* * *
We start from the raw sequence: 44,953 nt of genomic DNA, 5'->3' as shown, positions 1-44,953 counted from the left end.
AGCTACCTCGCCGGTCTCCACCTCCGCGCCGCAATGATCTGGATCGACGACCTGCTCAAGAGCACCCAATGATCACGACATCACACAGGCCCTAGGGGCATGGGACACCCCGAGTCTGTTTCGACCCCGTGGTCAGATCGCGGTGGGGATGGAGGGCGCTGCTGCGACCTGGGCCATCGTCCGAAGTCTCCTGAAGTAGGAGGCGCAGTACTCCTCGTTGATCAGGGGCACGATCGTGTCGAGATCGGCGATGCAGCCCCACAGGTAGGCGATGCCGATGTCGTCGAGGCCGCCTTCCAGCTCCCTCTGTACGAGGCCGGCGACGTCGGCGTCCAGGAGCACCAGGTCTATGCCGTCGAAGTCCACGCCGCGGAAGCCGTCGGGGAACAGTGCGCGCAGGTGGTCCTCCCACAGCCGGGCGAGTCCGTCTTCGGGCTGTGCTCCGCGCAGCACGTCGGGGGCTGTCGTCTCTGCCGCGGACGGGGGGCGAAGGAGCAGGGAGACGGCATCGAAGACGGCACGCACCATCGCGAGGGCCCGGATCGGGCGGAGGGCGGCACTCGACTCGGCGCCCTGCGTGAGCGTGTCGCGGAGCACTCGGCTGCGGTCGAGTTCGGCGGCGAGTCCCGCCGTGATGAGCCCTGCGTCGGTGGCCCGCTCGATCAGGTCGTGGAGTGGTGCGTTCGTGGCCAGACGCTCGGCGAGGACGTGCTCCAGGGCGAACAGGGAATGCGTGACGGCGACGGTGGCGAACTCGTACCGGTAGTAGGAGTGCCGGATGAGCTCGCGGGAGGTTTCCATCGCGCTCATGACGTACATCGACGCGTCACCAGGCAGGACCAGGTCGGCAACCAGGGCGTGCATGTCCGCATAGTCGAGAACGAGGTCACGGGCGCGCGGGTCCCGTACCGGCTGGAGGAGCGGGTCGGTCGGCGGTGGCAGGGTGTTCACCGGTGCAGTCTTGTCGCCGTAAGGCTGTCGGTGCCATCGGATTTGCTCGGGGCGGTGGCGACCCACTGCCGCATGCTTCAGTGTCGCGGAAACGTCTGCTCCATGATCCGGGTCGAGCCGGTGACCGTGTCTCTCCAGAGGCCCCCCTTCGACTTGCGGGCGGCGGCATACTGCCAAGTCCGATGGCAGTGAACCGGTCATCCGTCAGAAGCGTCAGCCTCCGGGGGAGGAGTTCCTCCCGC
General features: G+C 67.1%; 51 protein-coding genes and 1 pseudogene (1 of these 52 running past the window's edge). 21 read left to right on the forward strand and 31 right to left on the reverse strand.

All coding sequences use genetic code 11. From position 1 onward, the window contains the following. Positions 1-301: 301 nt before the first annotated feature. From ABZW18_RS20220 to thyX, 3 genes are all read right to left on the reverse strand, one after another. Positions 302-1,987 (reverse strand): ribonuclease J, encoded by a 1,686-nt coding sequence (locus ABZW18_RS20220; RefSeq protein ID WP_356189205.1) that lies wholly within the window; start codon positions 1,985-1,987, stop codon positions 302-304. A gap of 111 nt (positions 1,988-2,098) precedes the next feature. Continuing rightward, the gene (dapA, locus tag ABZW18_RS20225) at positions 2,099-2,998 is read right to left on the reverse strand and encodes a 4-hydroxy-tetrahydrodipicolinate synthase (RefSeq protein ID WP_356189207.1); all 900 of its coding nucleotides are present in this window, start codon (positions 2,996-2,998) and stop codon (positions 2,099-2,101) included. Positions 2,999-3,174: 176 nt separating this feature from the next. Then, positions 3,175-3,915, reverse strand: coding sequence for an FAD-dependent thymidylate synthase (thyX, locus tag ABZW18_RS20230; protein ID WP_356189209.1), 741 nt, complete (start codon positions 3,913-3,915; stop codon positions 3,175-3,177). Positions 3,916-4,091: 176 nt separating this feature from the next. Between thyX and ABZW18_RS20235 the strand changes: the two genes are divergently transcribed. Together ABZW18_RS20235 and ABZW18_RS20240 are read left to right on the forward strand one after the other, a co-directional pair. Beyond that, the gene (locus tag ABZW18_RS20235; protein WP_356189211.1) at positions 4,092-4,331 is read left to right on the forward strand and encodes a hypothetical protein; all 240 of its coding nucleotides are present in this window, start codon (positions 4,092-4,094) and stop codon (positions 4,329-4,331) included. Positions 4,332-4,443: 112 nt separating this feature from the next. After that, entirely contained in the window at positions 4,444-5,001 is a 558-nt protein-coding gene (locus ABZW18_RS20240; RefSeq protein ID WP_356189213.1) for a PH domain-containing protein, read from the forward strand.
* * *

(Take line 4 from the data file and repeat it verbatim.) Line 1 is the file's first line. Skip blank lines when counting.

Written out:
All coding sequences use genetic code 11. From position 1 onward, the window contains the following. Positions 1-301: 301 nt before the first annotated feature. From ABZW18_RS20220 to thyX, 3 genes are all read right to left on the reverse strand, one after another. Positions 302-1,987 (reverse strand): ribonuclease J, encoded by a 1,686-nt coding sequence (locus ABZW18_RS20220; RefSeq protein ID WP_356189205.1) that lies wholly within the window; start codon positions 1,985-1,987, stop codon positions 302-304. A gap of 111 nt (positions 1,988-2,098) precedes the next feature. Continuing rightward, the gene (dapA, locus tag ABZW18_RS20225) at positions 2,099-2,998 is read right to left on the reverse strand and encodes a 4-hydroxy-tetrahydrodipicolinate synthase (RefSeq protein ID WP_356189207.1); all 900 of its coding nucleotides are present in this window, start codon (positions 2,996-2,998) and stop codon (positions 2,099-2,101) included. Positions 2,999-3,174: 176 nt separating this feature from the next. Then, positions 3,175-3,915, reverse strand: coding sequence for an FAD-dependent thymidylate synthase (thyX, locus tag ABZW18_RS20230; protein ID WP_356189209.1), 741 nt, complete (start codon positions 3,913-3,915; stop codon positions 3,175-3,177). Positions 3,916-4,091: 176 nt separating this feature from the next. Between thyX and ABZW18_RS20235 the strand changes: the two genes are divergently transcribed. Together ABZW18_RS20235 and ABZW18_RS20240 are read left to right on the forward strand one after the other, a co-directional pair. Beyond that, the gene (locus tag ABZW18_RS20235; protein WP_356189211.1) at positions 4,092-4,331 is read left to right on the forward strand and encodes a hypothetical protein; all 240 of its coding nucleotides are present in this window, start codon (positions 4,092-4,094) and stop codon (positions 4,329-4,331) included. Positions 4,332-4,443: 112 nt separating this feature from the next. After that, entirely contained in the window at positions 4,444-5,001 is a 558-nt protein-coding gene (locus ABZW18_RS20240; RefSeq protein ID WP_356189213.1) for a PH domain-containing protein, read from the forward strand.